This is true on many levels. But it also gets at deeper issues. One of which is the inability of the Republican party to attract substantial numbers of Jewish voters. This is treated as odd by many political observers, reasoning that the GOP has adopted such hard line positions on the Arab-Israeli conflict that surely this should lead to an increasing number of American Jews voting for the Republican party.
Some would say that the failure is explained by the fact that Jews are Americans and they’ve got a lot of other issues that matter to them beside Israel. Which is, of course, true. And needless to say, moonbat wailing to the contrary notwithstanding, the Democratic party is also extremely pro-Israel in its policies.
But the nature of GOP support for Israel is simply not aimed at or shaped by the support of Jewish voters. It’s support is aimed at a vastly larger evangelical Christian constituency. And the aims, mores, values, etc. of each group are profoundly different. (The most obvious difference is that American Jews tend to support Israel because of a mix of nationalism, ethnic identification, religious belief and democratic values while the religious right tends to support Israel because its existence will hasten the apocalypse when God will vanquish the Jews en masse in hellfire and turn Israel into a vast evangelical theme park. So the two groups sort of come at the issue from different perspectives.)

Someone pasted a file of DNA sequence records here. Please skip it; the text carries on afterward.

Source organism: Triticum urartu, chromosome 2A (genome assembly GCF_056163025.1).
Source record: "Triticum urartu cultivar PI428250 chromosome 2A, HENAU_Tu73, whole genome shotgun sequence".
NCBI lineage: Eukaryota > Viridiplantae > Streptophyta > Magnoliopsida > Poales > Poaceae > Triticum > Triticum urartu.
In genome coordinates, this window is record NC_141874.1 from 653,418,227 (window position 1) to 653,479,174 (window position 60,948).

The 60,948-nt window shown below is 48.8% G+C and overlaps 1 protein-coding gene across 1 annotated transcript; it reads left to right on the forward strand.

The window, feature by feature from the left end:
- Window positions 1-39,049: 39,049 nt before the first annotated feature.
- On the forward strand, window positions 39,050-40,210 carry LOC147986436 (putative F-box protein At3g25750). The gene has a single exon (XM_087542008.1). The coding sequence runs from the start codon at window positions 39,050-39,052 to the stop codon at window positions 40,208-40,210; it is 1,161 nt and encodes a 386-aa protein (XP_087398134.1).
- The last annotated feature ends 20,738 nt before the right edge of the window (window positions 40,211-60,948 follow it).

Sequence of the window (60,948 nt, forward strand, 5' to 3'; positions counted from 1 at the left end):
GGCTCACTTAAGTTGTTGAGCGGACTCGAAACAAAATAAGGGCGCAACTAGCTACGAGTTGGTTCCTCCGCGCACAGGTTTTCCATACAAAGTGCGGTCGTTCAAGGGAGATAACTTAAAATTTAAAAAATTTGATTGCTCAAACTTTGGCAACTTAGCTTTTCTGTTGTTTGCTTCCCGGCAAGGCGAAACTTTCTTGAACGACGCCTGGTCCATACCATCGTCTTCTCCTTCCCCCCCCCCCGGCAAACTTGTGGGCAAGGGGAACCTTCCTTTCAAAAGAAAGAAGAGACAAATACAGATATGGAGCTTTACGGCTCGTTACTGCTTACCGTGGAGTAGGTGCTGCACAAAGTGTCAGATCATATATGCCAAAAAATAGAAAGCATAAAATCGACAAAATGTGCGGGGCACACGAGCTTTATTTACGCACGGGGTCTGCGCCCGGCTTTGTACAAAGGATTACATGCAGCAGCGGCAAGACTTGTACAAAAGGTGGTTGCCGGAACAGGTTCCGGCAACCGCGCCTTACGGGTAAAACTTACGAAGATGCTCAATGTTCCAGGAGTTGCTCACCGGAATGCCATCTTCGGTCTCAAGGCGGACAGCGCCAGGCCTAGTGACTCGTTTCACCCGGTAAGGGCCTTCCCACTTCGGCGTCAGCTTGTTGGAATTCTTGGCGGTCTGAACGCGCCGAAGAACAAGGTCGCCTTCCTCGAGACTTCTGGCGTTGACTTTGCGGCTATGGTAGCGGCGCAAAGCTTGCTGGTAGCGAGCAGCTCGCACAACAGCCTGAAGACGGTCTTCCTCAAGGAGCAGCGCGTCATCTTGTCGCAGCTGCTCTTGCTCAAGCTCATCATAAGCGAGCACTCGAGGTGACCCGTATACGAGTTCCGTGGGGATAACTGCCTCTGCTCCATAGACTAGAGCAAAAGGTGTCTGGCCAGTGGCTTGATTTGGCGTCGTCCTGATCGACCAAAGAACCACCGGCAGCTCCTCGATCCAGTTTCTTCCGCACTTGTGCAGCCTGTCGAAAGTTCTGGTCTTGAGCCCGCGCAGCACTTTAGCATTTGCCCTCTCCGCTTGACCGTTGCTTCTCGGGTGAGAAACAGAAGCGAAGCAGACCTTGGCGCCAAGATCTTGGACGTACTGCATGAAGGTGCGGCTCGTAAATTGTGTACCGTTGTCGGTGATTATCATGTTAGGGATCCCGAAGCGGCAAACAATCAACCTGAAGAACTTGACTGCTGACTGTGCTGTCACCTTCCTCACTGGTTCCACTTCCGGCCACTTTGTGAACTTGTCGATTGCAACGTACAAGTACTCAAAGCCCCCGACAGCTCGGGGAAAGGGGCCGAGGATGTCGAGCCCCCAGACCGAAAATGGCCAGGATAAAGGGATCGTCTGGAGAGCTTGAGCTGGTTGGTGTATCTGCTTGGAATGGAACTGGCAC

At one level, this is obvious: we know the religious right is a huge constituency for uber-hawk policies on Israel. But I’m not sure we think through its implications as clearly or as deeply as we might.
The Pittsburgh Post-Gazette pours through Tom Ridge’s new book and offers the relevant passages where the former Homeland Security chief discusses the Bush administration’s desire to increase the terror threat level for political reasons. Ridge reveals that Attorney General John Ashcroft and Defense Secretary Donald Rumsfeld argued in favor of raising the threat level by noting the correlation it had with Bush’s approval rating…
Anyone watching the behavior of that administration at that time understood this. Well, anyone not a crazed ideologue or a happy-to-be-paranoid-at-all-times consumer of fear-inspiring propaganda, that is.
But it is encouraging to see Ridge, a rare individual in that administration who seemed to have a smidgeon of integrity, state what was so obvious.
Paul Krugman (and others) have noted recent income inequality figures from Emmanuel Saez at Berkeley. Here is the historical perspective graphed…
Two major trends are immediately evident – downwards from the 20s and then upwards from the the mid-70s. We know what brought the trend down from “the guilded age” but what brought it back up?
I’ve previously noted here Lewis Lapham’s essay “The Tentacles of Rage”. What Lapham describes in this essay matches yjod rise and does so far better than any particular individual or party holding the Presidency or the inititation of any particular policy or the establishment of or dismantling of any particular institution related to governance in the US.
Further, one can see quite clearly how what Lapham describes is presently in full bloom in the broad campaign underway to kill healthcare reform in the US and to bring down a President who likely will, if he is able, move the country back towards the sorts of regulations and perspectives which caused or facilitated the downward trend mentioned above.
I encourage everyone to read the essay with care and with attention to the correspondences between the timeline demonstrated in the graph and the correspondences between the thesis Lapham advances with what we have all experienced since the mid 70s and are still experiencing now.